For months, a wave of opposition has been building against Proposition 112. High-profile opponents include both gubernatorial candidates, Jared Polis and Walker Stapleton, and the Denver Post editorial board, which said Prop 112 “is written in such a way as to effectively ban oil and gas operations.”

But the community-level opposition to Prop 112 is also overwhelming, as shown by the turnout at dozens of rallies and other events all across the state. Energy workers, citizens and community representatives have turned out by the thousands to defend a critical sector of our economy and a major source of public revenue for schools and other essential government services.

Downtown Denver

In August, even before Proposition 112 had qualified for the ballot, more than 3,500 energy workers and supporters of the industry rallied at the State Capitol. “There are over 200,000 people in Colorado that work in the energy industry, many of which are here today,” State Representative James Coleman (D) told the rally. “When I see all of you, I don’t see blue, I don’t see red, I see hard-working Americans, hard-working Coloradans.”

“The Colorado oil and gas community is our number one financial supporter,” Ned Breslin, CEO of the Tennyson Center for Children, told those in attendance. “You’re also the number one volunteers and mentors for the kids who come through the Tennyson Center,” he added.

Adams County

About 1,500 energy workers, family members, business and labor representatives and community leaders gathered at the Adams County Fairgrounds in early October to rally against Proposition 112. One of the speakers at the rally was Johnstown Mayor Scott James, who leads a coalition of mayors from more than 40 cities in opposition to Proposition 112.

Mayors Against Proposition 112 (MAP112) includes Denver Mayor Michael Hancock, Colorado Springs Mayor John Suthers, Centennial Mayor Stephanie Piko, Fort Collins Mayor Wade Troxell, Thornton Mayor Heidi Williams and Lakewood Mayor Adam Paul. In fact, MAP112 also includes the state’s 10 largest cities.

“We have your backs,” James told the Adams County rally. “When you see all these folks here that make their living and support their families and stimulate the economy, support businesses and schools, et cetera . . . when you put a face to it, it suddenly matters,” he said.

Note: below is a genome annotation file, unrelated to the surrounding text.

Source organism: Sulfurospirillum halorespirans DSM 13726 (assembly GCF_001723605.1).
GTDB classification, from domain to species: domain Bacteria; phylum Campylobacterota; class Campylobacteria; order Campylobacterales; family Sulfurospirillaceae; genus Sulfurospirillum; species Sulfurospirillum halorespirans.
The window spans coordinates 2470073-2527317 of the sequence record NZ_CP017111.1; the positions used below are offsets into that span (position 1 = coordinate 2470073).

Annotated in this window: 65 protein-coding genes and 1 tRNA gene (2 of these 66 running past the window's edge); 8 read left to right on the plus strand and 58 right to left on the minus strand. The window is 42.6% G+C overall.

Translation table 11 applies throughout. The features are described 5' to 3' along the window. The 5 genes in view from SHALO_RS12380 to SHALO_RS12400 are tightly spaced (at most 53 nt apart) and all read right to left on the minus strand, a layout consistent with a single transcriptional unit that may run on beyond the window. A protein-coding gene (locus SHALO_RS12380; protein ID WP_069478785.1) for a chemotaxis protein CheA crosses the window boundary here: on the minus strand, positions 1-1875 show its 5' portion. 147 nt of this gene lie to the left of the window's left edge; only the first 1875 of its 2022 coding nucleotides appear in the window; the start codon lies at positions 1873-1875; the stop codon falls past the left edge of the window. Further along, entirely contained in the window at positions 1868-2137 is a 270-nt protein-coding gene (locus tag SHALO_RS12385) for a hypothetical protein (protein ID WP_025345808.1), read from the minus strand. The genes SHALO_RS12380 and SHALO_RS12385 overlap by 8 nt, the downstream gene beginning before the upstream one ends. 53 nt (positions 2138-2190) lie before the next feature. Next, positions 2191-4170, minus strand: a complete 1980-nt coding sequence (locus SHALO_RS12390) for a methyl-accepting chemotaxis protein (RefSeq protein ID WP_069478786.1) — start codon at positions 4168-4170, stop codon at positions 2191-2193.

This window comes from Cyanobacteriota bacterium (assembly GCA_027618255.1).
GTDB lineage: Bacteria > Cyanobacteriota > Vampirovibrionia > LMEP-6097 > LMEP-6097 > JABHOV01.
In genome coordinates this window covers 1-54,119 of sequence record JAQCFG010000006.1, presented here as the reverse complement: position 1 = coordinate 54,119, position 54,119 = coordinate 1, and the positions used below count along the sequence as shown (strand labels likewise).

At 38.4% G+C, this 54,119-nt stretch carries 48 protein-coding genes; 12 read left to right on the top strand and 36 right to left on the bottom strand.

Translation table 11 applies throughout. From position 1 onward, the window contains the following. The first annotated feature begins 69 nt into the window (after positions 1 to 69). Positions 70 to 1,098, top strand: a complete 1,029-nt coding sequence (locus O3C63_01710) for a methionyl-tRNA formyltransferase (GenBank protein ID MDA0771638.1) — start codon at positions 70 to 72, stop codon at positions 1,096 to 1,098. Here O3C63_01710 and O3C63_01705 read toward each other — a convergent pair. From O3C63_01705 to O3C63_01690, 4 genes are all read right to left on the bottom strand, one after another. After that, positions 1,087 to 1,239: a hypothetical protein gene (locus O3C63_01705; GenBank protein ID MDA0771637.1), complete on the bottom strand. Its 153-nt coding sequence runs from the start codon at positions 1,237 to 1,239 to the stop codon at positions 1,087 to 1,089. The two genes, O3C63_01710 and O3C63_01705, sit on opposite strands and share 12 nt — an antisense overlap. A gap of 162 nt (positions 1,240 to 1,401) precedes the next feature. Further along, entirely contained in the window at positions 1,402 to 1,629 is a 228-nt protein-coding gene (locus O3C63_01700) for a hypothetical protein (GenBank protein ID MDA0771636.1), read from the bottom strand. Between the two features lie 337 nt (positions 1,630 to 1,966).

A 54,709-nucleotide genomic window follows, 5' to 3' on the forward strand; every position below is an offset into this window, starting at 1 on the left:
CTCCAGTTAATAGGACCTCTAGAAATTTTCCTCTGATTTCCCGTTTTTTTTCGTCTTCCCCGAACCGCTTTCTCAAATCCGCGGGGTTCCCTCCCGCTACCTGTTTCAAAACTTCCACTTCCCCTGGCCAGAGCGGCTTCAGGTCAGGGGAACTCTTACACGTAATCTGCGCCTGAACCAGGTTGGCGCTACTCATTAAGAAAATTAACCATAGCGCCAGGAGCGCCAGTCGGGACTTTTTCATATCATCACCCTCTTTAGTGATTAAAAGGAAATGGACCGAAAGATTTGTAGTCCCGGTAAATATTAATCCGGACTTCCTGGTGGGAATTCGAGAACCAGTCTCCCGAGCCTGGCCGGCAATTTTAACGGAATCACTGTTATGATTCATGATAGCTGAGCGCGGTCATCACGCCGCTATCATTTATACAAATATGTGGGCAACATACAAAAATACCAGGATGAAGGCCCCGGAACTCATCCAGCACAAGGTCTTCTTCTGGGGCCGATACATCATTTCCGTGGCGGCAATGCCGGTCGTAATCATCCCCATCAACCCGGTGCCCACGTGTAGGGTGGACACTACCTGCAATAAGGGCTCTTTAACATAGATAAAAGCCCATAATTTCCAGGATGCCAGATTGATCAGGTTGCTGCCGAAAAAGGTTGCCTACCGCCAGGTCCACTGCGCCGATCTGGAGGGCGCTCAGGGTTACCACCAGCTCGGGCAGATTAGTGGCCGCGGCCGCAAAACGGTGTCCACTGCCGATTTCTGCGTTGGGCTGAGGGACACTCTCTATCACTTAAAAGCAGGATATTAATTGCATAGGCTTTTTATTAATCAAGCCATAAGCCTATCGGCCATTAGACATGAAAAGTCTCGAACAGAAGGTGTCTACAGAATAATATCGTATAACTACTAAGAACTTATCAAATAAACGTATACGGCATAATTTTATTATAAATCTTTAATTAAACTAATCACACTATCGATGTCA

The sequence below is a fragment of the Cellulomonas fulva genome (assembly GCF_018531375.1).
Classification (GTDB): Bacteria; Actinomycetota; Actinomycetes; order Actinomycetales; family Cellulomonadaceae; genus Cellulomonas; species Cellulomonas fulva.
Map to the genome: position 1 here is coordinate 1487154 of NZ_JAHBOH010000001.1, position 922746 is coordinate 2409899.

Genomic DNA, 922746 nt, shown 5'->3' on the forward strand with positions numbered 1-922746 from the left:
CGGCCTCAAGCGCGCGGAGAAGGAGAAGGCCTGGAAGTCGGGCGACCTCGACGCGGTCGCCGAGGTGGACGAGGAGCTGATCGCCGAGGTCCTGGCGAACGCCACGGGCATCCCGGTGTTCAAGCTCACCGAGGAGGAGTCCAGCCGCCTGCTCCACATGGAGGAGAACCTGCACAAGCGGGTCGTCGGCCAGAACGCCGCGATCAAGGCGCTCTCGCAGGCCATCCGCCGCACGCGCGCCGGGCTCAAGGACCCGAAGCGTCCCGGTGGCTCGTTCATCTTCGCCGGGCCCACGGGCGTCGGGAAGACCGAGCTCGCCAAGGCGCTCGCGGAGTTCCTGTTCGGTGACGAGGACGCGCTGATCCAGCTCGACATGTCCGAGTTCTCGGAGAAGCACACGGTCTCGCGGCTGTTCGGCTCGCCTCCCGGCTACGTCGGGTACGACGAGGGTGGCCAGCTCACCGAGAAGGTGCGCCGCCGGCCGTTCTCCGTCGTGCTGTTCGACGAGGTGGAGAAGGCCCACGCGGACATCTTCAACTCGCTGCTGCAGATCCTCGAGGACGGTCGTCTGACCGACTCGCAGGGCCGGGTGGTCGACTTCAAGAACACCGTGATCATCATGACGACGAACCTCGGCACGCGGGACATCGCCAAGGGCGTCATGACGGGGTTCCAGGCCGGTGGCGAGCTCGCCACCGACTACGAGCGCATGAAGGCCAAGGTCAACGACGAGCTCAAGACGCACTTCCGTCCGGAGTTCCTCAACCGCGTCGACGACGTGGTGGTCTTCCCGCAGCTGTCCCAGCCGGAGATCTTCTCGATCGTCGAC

Following the Pueblo City Council’s declaration of opposition to Prop 112, energy workers and citizens gathered along the city’s Riverwalk to discuss their concerns about the severe impacts of 112. Those impacts include the loss of almost 150,000 jobs, mostly in industries outside of oil and gas, and a massive $7 billion to $9 billion hole in state, local and school district budgets due to the sudden decline in tax revenues tied to oil and gas production.                                                                              

“How are we going to invest in our kids, how are we going to move our community forward if we shut down one of the most heavily regulated industries in the state?” said Brianna Buentello, a special education teacher and Democratic state House candidate. “It seems pretty common sense to me that it’s up to every Coloradan to vote NO on Proposition 112.”

The event coincided with the annual summit of Action 22, a regional alliance of 22 counties in Southern Colorado that also opposes Proposition 112.

Colorado Springs

A crowd of 150 people attended a No on 112 rally in Colorado Springs in earlier October. “I urge all the citizens of Colorado Springs and the Pikes Peak region to vote no,” Colorado Springs Mayor John Suthers said. “We shouldn’t be using ballot measures to ban whole sectors of our economy, and that’s exactly what Proposition 112 would do.”